When I’m trying to write, my young daughter likes to sit on my lap and have what we call “typing time.” Her fingers perched over the keyboard, she practices her motor coordination and spelling skills by typing simple words over and over. Mom. Mom. Mom. Cat. Cat. Cat. I indulge my daughter in practice, but in spirit, I usually am eager to get back to my own typing. I keep thinking about the real work, the writing, that I need to be doing.

It is easy for me to exalt the writing life. When I put words on paper, I make a confession of faith; I pour out my heart to God. It’s a sacred act, almost a form of prayer. I find it more difficult to see the sacred in the everyday moments of parenting, especially the inevitable stream of interruptions that come with rearing children. No sooner do I sit down to write than the requests pour in. Could you tie my shoes? I’m hungry. Can I have typing time? To be a mother and a writer (or a mother and anything else) is to live with a sometimes unbearable tension.

From the moment I discovered I was pregnant with my daughter, I began searching for ways to negotiate this tension. I bought a book on balancing writing and motherhood, and I sought (and still seek) commiseration and advice from fellow parents and friends. But the best counsel I ever got came from someone who’s not a parent. He’s not even alive.

Researching and writing about my favorite time period, the Middle Ages, I came across the work of an English mystic named Walter Hilton. Hilton was a canon in the Augustinian order; that is, he was a priest who took vows similar to those of a monk. Hilton had a heart for Christians in the active (non-monastic) life and often counseled them. In the mid-14th century, he wrote a letter to a layperson, probably a businessman. This layperson expressed concern about reaching his full spiritual potential in the secular life he had chosen. Hilton gave him this advice:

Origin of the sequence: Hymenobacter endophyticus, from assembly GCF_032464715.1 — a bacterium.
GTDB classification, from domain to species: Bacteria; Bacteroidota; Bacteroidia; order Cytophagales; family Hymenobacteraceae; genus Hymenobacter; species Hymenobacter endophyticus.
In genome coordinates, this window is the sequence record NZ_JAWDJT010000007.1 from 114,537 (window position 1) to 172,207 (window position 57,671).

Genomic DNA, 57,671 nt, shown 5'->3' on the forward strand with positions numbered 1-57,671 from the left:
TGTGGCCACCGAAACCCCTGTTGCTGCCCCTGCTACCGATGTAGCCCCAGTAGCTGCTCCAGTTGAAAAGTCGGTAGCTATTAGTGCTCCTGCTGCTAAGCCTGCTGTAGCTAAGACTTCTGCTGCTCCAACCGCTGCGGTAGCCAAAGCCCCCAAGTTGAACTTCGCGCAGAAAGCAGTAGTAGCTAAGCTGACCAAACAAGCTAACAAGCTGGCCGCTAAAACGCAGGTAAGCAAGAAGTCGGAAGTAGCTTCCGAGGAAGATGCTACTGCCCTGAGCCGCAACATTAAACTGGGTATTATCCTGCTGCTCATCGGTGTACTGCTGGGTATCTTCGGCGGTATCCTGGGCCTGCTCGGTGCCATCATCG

A contemplative quality of life is fair and fruitful, and therefore it is appropriate to have it always in your desire. But, you shall be in actual practice of the active life most of the time, for it is both necessary and expedient.

Therefore, if you are interrupted in your devotions by your children, employees, or even by any of your neighbors, whether for their need or simply because they have come to you sincerely and in good faith, do not be angry with them, or heavy-handed, or worried—as if God would be angry with you that you have left him for some other thing—for this is inappropriate, and misunderstands God’s purposes (Toward a Perfect Love: The Spiritual Counsel of Walter Hilton, trans. David L. Jeffrey, Multnomah Press, 1985), p. 18.

Hilton’s gentle reproof spoke through the centuries, right into my situation. This mystic helped me see that in my zeal to do what I want to do for God, I am in danger of misunderstanding his divine purpose. God might very well intend that my children interrupt me. These interruptions are a hallmark of the active life to which I have been called. They do not lead me away from God but draw me deeper into the life he has given me.

Ever since reading Hilton’s letter, I’ve been trying to embrace a “spirituality of interruption,” in which I see the sacred in the little moments of childrearing—in the peanut butter and jelly sandwiches, the dirty hands that need washing, and the inconvenient requests for typing time. I try to see these moments not as interruptions, but as punctuations that give my day a rhythm, albeit a somewhat jerky one.

The last time my daughter came to me for typing time, I put my new spirituality into practice. Even though I had been working, I stopped, took my daughter on my lap, and watched her begin her laborious pecking at the keyboard. As I held her close, I looked at the screen to see what she had typed. The string of words I saw surprised me. Mom. Mom. Mom. Love. Love. Love. God. God. God. I smiled. This was no interruption at all. My daughter wrote of her love and of God’s great love. I may have a writing ministry, but so does my daughter. Her ministry is to me.

I am and will probably always be in the active life, like the medieval layperson to whom Walter Hilton wrote. But, this life is fully sacred. The rhythm of writing and childcare is a little like ora et labora (pray and work), the motto associated with the monastic life. I need both to find God’s purpose for me. I need love and typing time.

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